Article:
Ahmadi’s are academically dishonest, that much is obvious, they lie about the Quran, hadith and the books of MGA. They give interpretations which try to prove that MGA was an honest man, in fact, that is their entire motivation.
Nevertheless, they also quote Ibn Hazm, and assert that Ibn Hazm believed that Esa (as) died. However, they don’t show the full beliefs of Ibn Hazm. They fail to show that Muslims only believed that Esa (As) will die in terms of his second coming. Muslims like Ibn Abbas and Shah Wali Ullah opined that 3:55 of the Quran and specifically the word Mutawafeeka could be out of sequence, and could* mean death, however, only in terms of how Esa (as) would die after his second coming.
Ibn Hazm believed in the physical return of Esa (as), the substitution theory and NO NEW PROPHETS, just like all classical scholars of Islam.
Who is Ibn Hazm?
Abū Muḥammad ʿAlī ibn Aḥmad ibn Saʿīd ibn Ḥazm (Arabic: أبو محمد علي بن احمد بن سعيد بن حزم; also sometimes known as al-Andalusī aẓ-Ẓāhirī; 7 November 994 – 15 August 1064, [456 AH]) was an Andalusian Muslim polymath, historian, jurist, philosopher, and theologian, born in the Caliphate of Córdoba, present-day Spain. Described as one of the strictest hadith interpreters, Ibn Hazm was a leading proponent and codifier of the Zahiri school of Islamic thought and produced a reported 400 works, of which only 40 still survive. In all, his written works amounted to some 80 000 pages. The Encyclopaedia of Islam refers to him as having been one of the leading thinkers of the Muslim world, and he is widely acknowledged as the father of comparative religious studies alongside al-Biruni.
What is the Zahiri school of thought?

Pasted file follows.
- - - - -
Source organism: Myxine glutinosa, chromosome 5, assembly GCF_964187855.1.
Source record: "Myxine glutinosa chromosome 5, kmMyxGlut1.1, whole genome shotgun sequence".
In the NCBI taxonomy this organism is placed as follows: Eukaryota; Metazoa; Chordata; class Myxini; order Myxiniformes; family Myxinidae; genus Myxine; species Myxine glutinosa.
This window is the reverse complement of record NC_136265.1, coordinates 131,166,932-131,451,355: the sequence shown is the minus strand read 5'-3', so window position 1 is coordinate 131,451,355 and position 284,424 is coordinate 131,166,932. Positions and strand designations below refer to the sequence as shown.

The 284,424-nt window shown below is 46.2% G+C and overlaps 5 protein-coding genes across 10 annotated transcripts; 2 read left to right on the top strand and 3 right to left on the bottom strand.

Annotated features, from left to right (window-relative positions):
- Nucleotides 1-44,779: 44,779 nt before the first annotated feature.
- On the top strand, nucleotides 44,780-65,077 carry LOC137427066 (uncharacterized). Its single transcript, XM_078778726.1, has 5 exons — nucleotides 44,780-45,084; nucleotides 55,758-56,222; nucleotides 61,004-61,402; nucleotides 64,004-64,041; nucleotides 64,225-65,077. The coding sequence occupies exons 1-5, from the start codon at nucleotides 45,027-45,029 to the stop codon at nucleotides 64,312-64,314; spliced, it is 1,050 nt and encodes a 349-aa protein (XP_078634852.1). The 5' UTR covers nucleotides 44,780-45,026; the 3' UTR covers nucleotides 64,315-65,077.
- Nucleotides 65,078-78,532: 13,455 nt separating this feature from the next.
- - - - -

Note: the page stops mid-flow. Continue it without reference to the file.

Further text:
The Ẓāhirī school enjoyed its widest expansion and prestige in the fourth Islamic century, especially through the works of Ibn al-Mughallis, but in the fifth century it lost ground to the Hanbalite school. Even after the Zahiri school became extinct in Baghdad, it continued to have some followers in Shiraz. Ẓāhirism maintained its prestige in Syria until 788 A.H. and had an even longer and deeper impact in Egypt. In the 14th century C.E., the Zahiri Revolt marked both a brief rekindling of interest in the school’s ideas as well as affirmation of its status as a non-mainstream ideology. Al-Muhalla, a Medieval manual on Ẓāhirī jurisprudence, served in part as inspiration for the revolt and as a primary source of the school’s positions.[failed verification] However, soon afterwards the school ceased to function and in the 14th century Ibn Khaldun considered it to be extinct. With the Reconquista and the loss of Iberia to Christian rule, most works of Ẓāhirī law and legal theory were lost as well, with the school only being carried on by individual scholars, once again on the periphery.
Wael Hallaq has argued that the rejection of qiyas (analogical reasoning) in Ẓāhirī methodology led to exclusion of the school from the Sunni juridical consensus and ultimately its extinction in the pre-modern era. Christopher Melchert suggests that the association of the Ẓāhirī school with Mu’tazilite theology, its difficulty in attracting the right patronage, and its reliance on outmoded methods of teaching have all contributed to its decline.
Who do the Qadiani’s quote?
“Jesus, peace be upon him, was neither killed nor crucified, but God caused him to die and then raised him. The Almighty has said: ‘They did not kill him or crucify him’; and ‘I will cause thee to die and exalt thee’; and ‘I (Jesus) was a witness of them so long as I was among them, but when Thou didst cause me to die Thou wert the Watcher over them’ and ‘Allah takes souls (yatawaffa) at the time of death’. Thus there are two kinds of wafat: sleep and death. Jesus in his words ‘When Thou didst cause me to die (falamma tawaffaita-ni)’ was not referring to sleep, but it is correct that by wafat he meant death.”
(Mahalli fil-Fiqh, p. 23)
“Imam Ibn Hazm adopted the apparent significance of the verse, and believed in his (Jesus’) death.”
(Jalalain, under verse 3:55)
In the 1896–1901 era, Ahmadiyya sources tell us that MGA and his team of writers wrote about Ibn Hazm as they explained the claims of MGA to the Afghani King.
Links and Related Essay’s
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